In the New World Order of the 21st century, the information age has revolutionized our lives, shrunk distances, and made societies more interdependent. Cyberspace and its underlying systems emerged as domains of profound influence on defense doctrines with the advent of communications technology, proliferation of the Internet and networked devices so-called the “IoT” (The Internet of Things). Virtual warfare, waged via computers and the Internet, became an essential aspect of military conflicts between adversaries, as the operation and management of warfare in the future has begun to change.[i] To policymakers, possession of fastest computers is as crucial in the 21st century as possession of longest-range aircraft was in 20th century. Just as airpower had transformed battle scenes back then, the military utility of cyberspace has risen with diffusion of asymmetric warfare, which, in essence, is the goal of a war: One side will inevitably want to dominate over the other and make the balance asymmetric.[ii] As a form of smart power, cyberpower emboldens low-profile actors, decreases threshold of turning points in crises, and multiplies kinetic power’s impact. Since the very orality of the Internet has a way of turning territorial battles into battles of ideas,[iii] transformation of modern battles utilises de-territorialised cyber attacks as means of persuasion and winning hearts and minds on a mass scale.[iv] In the information age, what’s important is not just “whose army wins in battle, but whose story wins over people”.[v]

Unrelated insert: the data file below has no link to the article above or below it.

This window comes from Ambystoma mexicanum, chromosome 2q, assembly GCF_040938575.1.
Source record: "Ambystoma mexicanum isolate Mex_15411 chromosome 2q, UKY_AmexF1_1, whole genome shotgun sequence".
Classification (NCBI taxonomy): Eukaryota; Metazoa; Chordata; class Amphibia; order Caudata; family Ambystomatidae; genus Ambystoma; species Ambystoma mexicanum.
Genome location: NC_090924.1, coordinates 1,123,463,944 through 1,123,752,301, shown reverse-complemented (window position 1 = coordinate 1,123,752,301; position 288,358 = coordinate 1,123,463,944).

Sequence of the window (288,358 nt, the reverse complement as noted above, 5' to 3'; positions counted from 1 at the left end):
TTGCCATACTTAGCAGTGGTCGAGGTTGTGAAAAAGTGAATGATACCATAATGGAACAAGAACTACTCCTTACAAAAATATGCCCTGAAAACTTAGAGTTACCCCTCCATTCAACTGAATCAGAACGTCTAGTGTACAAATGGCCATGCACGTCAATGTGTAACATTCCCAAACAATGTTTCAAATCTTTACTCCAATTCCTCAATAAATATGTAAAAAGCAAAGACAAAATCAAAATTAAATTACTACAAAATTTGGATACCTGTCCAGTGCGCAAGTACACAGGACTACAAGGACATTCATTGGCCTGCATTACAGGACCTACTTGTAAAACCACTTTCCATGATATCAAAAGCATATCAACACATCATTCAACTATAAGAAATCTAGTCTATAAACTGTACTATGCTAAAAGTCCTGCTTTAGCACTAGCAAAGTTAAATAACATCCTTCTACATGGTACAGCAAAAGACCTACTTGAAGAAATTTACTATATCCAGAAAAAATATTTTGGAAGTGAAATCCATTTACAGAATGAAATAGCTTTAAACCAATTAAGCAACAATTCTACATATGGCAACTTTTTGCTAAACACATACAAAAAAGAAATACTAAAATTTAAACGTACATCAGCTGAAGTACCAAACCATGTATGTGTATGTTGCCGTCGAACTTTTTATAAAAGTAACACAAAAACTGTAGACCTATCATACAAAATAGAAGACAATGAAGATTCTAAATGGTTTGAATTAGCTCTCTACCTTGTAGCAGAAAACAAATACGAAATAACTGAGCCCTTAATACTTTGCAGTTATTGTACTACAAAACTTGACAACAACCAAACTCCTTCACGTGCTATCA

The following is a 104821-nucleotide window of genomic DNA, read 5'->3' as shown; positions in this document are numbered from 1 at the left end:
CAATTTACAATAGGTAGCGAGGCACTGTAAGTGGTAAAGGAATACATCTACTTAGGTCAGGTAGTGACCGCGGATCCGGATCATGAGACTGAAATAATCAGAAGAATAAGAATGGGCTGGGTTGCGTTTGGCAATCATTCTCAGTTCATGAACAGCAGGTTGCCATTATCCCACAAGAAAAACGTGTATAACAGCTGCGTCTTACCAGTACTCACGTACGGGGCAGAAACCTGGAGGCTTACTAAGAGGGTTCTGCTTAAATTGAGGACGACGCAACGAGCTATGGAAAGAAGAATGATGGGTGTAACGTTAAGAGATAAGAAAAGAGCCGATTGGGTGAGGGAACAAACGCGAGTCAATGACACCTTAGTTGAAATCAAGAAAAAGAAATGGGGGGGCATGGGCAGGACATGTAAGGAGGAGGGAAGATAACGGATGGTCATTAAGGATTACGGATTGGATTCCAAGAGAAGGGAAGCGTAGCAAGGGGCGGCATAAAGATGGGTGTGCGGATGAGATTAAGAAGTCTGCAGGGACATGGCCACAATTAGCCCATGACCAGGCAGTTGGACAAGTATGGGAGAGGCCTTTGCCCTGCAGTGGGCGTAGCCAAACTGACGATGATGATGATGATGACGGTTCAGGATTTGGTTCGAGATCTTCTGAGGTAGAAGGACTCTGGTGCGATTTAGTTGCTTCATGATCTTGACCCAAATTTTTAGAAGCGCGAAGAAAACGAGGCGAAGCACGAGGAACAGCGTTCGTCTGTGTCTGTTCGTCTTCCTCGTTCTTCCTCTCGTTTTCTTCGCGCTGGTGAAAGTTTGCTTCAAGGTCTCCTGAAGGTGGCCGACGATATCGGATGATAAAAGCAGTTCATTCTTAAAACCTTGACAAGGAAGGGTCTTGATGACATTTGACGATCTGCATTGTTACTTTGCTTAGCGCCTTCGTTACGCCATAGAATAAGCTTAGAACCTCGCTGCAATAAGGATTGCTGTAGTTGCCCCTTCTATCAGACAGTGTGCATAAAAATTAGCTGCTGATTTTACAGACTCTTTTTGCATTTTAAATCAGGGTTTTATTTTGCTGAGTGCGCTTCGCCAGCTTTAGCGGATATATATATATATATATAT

[i] Dr. Jamal Sanad Al-Suwaidi, “The Future of Warfare in the 21st Century”, ECSSR, April 9-10, 2013.
[ii] Dr. Austin Long, “The Future of Warfare in the 21st Century: Asymmetrical Warfare and International Terrorism”, ECSSR, April 9, 2013.
[iii] Robert Kaplan, “The Revenge of Geography,“ Random House Trade Paperbacks, Reprint edition, 2013, p. 128.
[iv] David J. Betz and Tim Stevens, Cyberspace and the State: Toward a Strategy for Cyber-Power (New York: Routledge, 2011), Ch. 4.
[v] David J. Betz and Tim Stevens, Cyberspace and the State: Toward a Strategy for Cyber-Power (New York: Routledge, 2011), Ch. 3.